I have made the point before about points,that is- points given to wines by the Wine Spectator as an example. And my point is you should definitely use points as a method to select wines, but do it wisely. Because in my humble estimation, a point is not necessarily a point.
I made this point first way back in 2015 in my blog entitled “How Much Is a Wine Point Worth.” I suggest you read it if you like saving money. In a nutshell, all you need do is divide the dollar cost of a wine by the point cost.
But now back to the article in Wine Spectator, which focused on California Pinot Noir. At the end of the article, WS provides a compendium of wine recommendations called an ‘Alphabetical Guide.” One listing caught my attention: Kirkland, which is the Costco label. I have been impressed by any wine I’ve picked up with the Kirkland label. And now I’m happy to see that 3 of their Pinot Noirs made the Guide: Carneros 2016 (88 points), Napa Valley Carneros 2017 (86 points), Russian River Valley 2017 (88 points).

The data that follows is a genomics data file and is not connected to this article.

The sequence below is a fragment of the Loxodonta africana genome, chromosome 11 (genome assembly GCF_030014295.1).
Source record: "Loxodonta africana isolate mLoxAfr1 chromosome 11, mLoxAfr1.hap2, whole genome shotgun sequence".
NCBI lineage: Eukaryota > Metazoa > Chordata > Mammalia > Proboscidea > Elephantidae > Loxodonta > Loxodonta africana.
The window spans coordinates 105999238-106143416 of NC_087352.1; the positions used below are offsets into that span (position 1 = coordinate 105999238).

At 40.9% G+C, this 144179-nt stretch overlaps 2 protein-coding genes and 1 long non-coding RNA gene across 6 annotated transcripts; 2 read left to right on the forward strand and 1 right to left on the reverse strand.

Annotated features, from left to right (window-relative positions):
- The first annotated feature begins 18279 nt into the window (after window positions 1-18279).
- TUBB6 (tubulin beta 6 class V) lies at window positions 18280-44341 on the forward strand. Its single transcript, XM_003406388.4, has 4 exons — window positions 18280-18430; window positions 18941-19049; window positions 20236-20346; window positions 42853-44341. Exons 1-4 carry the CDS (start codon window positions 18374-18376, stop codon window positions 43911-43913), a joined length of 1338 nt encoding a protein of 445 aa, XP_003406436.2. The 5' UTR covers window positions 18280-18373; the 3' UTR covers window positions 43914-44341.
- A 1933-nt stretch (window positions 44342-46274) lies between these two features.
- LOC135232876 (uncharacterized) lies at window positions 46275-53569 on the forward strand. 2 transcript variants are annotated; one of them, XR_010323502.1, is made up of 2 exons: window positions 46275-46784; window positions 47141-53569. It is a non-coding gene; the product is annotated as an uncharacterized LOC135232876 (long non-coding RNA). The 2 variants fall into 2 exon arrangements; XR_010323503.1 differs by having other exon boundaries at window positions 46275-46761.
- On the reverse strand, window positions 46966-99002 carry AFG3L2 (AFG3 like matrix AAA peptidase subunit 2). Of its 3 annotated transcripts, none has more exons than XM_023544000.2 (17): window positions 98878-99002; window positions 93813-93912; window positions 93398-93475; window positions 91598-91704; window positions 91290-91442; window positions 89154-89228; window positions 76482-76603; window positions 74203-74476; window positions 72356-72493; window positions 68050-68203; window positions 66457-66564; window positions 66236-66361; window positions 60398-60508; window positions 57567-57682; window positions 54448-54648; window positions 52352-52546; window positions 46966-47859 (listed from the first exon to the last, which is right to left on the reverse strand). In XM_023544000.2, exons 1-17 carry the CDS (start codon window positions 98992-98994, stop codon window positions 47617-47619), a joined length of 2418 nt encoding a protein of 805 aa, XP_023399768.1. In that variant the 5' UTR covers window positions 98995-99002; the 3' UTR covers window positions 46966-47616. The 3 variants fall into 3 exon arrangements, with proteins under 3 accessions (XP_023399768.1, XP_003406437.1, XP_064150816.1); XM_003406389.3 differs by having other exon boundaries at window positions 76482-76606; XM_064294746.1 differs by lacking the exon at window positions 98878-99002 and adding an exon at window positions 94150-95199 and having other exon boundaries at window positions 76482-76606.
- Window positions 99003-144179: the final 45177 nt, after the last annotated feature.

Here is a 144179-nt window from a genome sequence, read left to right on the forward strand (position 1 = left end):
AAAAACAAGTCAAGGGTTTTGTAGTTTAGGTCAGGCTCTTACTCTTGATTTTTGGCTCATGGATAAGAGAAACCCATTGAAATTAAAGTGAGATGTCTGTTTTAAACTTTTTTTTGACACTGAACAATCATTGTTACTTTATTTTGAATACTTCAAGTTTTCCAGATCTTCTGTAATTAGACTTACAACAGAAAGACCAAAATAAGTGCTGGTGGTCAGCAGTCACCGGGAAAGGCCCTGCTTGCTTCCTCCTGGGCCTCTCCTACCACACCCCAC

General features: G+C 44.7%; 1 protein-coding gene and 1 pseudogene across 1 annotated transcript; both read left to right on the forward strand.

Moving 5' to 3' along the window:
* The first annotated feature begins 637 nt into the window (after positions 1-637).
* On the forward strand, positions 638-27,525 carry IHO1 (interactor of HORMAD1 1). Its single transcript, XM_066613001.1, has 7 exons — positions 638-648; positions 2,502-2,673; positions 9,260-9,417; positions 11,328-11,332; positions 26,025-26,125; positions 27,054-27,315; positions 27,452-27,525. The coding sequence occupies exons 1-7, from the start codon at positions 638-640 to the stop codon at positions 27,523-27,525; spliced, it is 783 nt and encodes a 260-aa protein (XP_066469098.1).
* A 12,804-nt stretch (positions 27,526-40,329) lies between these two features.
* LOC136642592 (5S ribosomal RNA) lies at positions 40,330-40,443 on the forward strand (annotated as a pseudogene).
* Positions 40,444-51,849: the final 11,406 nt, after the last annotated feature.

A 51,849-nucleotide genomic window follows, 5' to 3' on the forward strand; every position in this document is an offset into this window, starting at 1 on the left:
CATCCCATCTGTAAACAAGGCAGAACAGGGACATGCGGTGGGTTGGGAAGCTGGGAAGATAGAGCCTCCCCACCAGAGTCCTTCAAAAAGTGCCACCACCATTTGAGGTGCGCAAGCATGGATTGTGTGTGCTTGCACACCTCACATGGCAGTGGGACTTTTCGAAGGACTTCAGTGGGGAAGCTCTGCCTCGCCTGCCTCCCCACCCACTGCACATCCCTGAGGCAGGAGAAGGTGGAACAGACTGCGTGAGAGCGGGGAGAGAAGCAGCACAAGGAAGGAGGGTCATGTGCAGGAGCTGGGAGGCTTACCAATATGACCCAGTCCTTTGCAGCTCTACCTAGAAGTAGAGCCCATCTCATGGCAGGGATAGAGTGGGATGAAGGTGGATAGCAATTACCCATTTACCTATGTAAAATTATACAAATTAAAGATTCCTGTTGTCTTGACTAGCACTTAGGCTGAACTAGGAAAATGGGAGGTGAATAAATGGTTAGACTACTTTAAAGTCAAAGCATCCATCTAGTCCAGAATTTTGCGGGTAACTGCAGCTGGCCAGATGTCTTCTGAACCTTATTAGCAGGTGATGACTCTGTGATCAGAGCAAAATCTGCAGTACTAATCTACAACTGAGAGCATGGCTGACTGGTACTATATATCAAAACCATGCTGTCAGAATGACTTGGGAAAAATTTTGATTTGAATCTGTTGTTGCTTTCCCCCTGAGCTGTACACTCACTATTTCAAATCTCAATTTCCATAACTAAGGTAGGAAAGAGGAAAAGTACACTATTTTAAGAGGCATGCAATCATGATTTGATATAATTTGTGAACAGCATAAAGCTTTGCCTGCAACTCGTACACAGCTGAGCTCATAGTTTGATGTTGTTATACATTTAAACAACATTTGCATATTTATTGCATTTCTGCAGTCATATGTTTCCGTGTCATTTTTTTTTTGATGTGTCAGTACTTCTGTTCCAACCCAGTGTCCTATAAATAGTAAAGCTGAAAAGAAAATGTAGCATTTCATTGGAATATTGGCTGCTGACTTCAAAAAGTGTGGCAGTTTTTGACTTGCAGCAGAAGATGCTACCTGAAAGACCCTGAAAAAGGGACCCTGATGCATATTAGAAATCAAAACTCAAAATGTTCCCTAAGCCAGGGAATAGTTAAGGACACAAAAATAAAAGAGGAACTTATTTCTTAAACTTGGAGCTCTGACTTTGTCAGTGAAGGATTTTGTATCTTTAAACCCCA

The Kirkland Carneros at 88 points had the remarkably bargain price of $10. If you peruse the Guide for other wines with an 88 point rating, you’ll find, among others, the following: Iron Horse Russian River Valley 2016 Deer Gate $85; Joseph Jewell Halberg Vineyard 2015 $55; Longoria Sta. Rita Hills Fe Ciega 2016 $55; Luna Sta. Rita Hills Black Label 2016 $65; Macrostie Sonoma Coast Rodgers Creek 2016 $58; Peter Michael Santa Lucia Highlands le Moulin Rouge 2017 $110.
There were a number of 88 point rated wines in the $20/30 range but focus on that Peter Michael Pinot Noir at $110/bottle. Using my formula, each point for the Peter Michael costs you $1.25, whereas the Kirkland point sets you back a mere .11! I know some people have criticized my methodology, but I encourage all wine lovers to try a blind tasting. Take the Peter Michael and blind taste it against the Kirkland; they both received the same score from the WS. If you liked the Kirkland, you can buy almost 1 case for the price of one bottle of Peter Michael.
That’s my story and I rest my case.